“Racism is a sin that divides the human family, blots out the image of God among specific members of that family, and violates the fundamental human dignity of those called to be children of the same Father…It mocks the words of Jesus: “Treat others the way you would have them treat you”…it is a denial of the truth of the dignity of each human being revealed by the mystery of the Incarnation.”

“Brothers and Sisters to Us” Pastoral Letter on racism by the USCCB

The mission of the Camden Diocesan Racial Justice Commission (RJC), which should reflect the racial and cultural diversity of the Diocese, is to serve as a catalyst for identifying and eradicating the sin of racism, both personal and structural, from our diocese and society. The Commission also exists to foster appreciation for the ethnic and cultural differences within our Church and to encourage our Church to focus on God’s love for each of us and on God’s call for each of us to love one another.
The RJC will be an agent of transformation that explicitly and consistently affirms our God-given dignity and our human right to be free from racial domination and will lead the Diocese of Camden to embrace the Gospel vision and Catholic social teaching that all races are equal.
Since November of 2000, the Camden Diocese has organized efforts to increase the awareness of the problem of racism in the diocese. The Racial Justice Committee was formed at that time. In order to elevate the importance and visibility of this body, Bishop Joseph Galante replaced the Racial Justice Committee with the Racial Justice Commission.

Given the multi-cultural makeup of the diocese, the RJC recognizes that the issue of racial and ethnic discrimination is a serious problem that affects many groups in the Diocese including those of African, Hispanic, and Asian descent, as well as recent immigrants.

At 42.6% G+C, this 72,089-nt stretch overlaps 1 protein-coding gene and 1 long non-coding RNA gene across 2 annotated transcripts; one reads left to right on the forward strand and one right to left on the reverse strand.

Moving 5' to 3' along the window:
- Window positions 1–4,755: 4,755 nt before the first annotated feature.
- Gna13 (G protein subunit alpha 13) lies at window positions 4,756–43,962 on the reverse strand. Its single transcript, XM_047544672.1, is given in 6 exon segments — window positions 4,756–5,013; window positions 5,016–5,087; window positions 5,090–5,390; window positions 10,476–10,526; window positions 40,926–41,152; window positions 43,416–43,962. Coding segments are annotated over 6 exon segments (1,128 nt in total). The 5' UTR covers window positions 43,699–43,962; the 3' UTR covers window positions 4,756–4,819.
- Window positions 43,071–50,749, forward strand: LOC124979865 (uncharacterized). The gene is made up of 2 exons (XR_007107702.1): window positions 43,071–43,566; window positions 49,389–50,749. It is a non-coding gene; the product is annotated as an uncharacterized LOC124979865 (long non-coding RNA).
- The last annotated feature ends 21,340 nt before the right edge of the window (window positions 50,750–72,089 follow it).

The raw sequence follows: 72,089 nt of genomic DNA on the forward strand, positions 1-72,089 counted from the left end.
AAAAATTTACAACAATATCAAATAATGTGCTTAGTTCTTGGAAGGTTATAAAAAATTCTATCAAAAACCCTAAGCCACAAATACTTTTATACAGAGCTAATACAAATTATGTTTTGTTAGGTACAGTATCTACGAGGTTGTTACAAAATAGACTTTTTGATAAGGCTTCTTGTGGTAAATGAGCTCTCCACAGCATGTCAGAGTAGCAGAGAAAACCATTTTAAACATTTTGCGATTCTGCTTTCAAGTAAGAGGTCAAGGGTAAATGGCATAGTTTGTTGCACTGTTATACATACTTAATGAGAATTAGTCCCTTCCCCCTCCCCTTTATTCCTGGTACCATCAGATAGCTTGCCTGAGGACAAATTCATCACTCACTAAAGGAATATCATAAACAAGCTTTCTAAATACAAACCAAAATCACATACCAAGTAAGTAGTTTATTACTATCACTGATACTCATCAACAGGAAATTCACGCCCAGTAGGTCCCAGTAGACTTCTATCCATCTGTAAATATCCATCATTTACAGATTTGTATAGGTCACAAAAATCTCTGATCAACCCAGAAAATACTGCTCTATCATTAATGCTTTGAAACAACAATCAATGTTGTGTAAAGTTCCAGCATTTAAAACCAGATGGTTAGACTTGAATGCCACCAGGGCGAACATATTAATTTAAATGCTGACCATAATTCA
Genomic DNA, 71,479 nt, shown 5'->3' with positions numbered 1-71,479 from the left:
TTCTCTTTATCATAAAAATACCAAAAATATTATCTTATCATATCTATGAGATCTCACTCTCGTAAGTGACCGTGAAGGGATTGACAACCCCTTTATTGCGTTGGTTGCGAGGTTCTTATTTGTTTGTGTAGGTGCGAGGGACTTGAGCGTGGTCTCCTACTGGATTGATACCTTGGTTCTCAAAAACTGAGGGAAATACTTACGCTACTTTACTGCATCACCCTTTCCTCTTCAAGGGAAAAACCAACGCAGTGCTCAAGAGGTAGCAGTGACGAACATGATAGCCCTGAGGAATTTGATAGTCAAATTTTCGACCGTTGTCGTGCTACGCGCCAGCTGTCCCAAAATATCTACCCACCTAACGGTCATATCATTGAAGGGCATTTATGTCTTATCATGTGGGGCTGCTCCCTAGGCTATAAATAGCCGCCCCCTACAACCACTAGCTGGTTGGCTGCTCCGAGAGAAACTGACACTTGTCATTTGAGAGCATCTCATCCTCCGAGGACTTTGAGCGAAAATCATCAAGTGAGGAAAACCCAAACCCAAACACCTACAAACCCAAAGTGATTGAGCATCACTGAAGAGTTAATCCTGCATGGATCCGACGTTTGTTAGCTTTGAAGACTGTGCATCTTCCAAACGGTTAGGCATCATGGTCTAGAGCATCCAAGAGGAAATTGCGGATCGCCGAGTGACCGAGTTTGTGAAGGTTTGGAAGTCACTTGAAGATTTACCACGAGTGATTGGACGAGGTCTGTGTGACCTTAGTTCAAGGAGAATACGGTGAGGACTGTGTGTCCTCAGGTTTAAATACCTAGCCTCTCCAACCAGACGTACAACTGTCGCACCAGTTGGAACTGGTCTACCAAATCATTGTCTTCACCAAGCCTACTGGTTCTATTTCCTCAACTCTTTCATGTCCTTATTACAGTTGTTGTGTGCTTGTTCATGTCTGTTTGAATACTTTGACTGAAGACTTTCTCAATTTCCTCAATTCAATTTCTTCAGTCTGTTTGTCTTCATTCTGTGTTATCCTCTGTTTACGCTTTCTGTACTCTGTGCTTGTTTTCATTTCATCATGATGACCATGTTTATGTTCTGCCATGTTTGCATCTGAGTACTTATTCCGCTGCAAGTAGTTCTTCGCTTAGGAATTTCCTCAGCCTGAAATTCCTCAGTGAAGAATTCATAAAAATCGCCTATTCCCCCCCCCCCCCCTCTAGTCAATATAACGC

“Brothers and Sisters to Us” is a pastoral letter which was written by the U.S. bishops. It is a foundational document of the Church that explains Catholic social teaching on racial justice. This pastoral letter can be found at http://www.uscatholic.org/church/2008/07/brothers-and-sisters-us


The RJC sponsors workshops on racial and ethnic sensitivity and engages in initiatives and projects that foster and promote cultural diversity and harmony.

Many Faces In God’s House–This training that was developed by the United States Conference of Catholic Bishops (USCCB) for parishes to use to foster appreciation for cultural differences. While the training booklet is printed in English and Spanish, the material is appropriate for when bringing diverse cultures together. Training for parishes, schools, and diocesan organizations can be developed and delivered by the Racial Justice Commission.
Under the Many Faces in God’s House initiative, the Racial Justice Commission supports the USCCB’s position on immigration reform.
The Racial Justice Commission supports the efforts of the Catholic Jewish Commission, the Catholic Muslim Commission, and the Jewish Catholic Muslim Interfaith Dialogue that raise awareness and promote harmony among our brothers and sisters of different faith traditions.
In the 2010-2011 school year, The Racial Justice Commission piloted a program entitled, “Pen Pals, which involved the fifth and sixth grade students of two Catholic schools (one predominately white suburban and the other predominately minority and urban) writing to pen pals of the other school. At the end of the school year, the students got together at picnic in the park, where they prayed, sang, ate and played together.

The Commission would like to expand this initiative. (Catholic Star Herald Pen Pals article)

The Racial Justice Commission recognizes individuals and groups who make extraordinary efforts to promote cultural awareness, peace, andharmony. These efforts are recognized each year in the Many Faces in God’s House award. This award is presented at the Annual Racial Justice Award Dinner.